The Sixth Spence unveiling video had launched and the excitement among the Tottenham support was palpable. After weeks of back and forth, Djed Spence could be presented as the club’s sixth signing of the summer and on 19 July, too – a detail that almost demands an exclamation mark, given how the chairman, Daniel Levy, has previously liked to operate.
The real welcome would come later that night when Antonio Conte’s view of the transfer was published on various newspaper websites. “Spence is an investment of the club,” the manager said. “The club wanted to do it. I said: ‘Okay. This player is young but he showed he can become a good, important player for us.’ The club decided to buy him.”
Conte had given the quotes to reporters on the club’s tour of South Korea a few days earlier and they had been held back until the announcement – just in case there was a late hitch; not that anyone was expecting one. What also bears reporting is the context. Conte had been asked a general question about the club’s incoming business and he “offered up” the line on Spence, to use the journalistic parlance.
Conte always thinks carefully about his messaging in media interviews and it is commonplace to hear him return to his central theme for emphasis. “I repeat,” he says, before drumming it home. The point being that this was not a slip from him in the humidity of Seoul; a dropping of the mask. Conte wanted to make a few things clear, all of which were entirely consistent with his outlook.
Spence would appear to be an ideal fit for the right wing-back role in Conte’s 3-4-3 system. Listed at 6ft, he is physically imposing, a powerful runner. He’s fast. He loves to drive forward with the ball. But there is something that he cannot call himself yet and, for Conte, it is a fundamental gap. Spence lacks experience.
The 21-year-old was so good for Nottingham Forest during their promotion to the Premier League last season, where he played on loan from Middlesbrough, he was named in the EFL and PFA Championship teams of the year. But the fact remains that Spence has never played in the top division and his three England caps have come at under-21 level.
Conte does not really do potential. He gives the impression that he is not too fussed about bringing through young players because he is in too much of a rush to win the league title. He prefers battle-hardened internationals to help him right away – such as Ivan Perisic, the 33-year-old Croat, who has joined to play at left wing-back. Or Richarlison, only 25, but a regular for Brazil, who arrives with Premier League know-how from Everton.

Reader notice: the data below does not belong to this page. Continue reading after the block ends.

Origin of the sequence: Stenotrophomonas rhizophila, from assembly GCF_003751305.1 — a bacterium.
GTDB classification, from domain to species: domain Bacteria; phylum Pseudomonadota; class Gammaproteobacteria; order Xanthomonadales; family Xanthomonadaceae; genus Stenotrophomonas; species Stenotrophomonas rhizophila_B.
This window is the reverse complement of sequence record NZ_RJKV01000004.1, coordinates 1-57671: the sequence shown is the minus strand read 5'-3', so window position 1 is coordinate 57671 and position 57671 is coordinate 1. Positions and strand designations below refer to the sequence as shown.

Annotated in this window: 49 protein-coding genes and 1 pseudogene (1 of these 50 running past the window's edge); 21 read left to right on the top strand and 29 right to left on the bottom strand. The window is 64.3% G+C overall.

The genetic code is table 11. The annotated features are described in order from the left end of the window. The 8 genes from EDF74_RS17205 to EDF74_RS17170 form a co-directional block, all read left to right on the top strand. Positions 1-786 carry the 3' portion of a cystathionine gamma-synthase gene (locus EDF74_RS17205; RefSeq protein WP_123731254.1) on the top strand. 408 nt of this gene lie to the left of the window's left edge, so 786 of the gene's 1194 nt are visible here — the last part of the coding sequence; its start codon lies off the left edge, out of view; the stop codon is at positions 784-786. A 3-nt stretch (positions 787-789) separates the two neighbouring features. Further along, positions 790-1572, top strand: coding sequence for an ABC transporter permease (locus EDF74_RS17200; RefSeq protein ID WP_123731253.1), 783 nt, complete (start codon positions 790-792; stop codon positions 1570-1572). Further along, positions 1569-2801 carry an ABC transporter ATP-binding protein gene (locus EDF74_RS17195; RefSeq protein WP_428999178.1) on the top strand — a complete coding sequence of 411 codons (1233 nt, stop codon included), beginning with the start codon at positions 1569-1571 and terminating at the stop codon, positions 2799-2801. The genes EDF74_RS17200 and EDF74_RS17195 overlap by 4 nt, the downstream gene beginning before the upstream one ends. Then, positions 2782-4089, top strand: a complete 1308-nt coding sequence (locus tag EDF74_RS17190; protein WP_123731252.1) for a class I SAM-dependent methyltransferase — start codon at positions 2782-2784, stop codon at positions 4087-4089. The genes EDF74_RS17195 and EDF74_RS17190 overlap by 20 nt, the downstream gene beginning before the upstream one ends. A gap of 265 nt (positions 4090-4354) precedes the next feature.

One of Conte’s achievements at Spurs has been to persuade Levy to prioritise the addition of established talent, to get it in quickly and worry about sales later. The fifth signing of the summer – Clément Lenglet, the 27-year-old France centre-half, on loan from Barcelona – signed on 8 July.
Richarlison cost an initial £50m and he would not seem to be an automatic starter given Spurs have Harry Kane, Son Heung-min and Dejan Kulusevski up front. But he will get his minutes and he will increase both Conte’s options and the level of them. This is the kind of purchase that big clubs make.
Conte wants to manage expectations around Spence but the other reading of his comments was that they represented a challenge; a character test. The onus is on Spence to work like a demon and prove to Conte that he is ready to play ahead of Matt Doherty, Emerson Royal and, possibly, Lucas Moura, who the manager believes could be repurposed as a right wing-back. As Conte said in his preview to Saturday’s season-opener at home to Southampton, it is up to the players to make him happy – not the other way around.
Spence is not expected to start against Southampton, having made only one brief substitute’s appearance during pre-season against Rangers. It feels as though he has a long road ahead of him; adjustments to make, patience to show. Spence has entered the big time. And Conte’s school of hard knocks.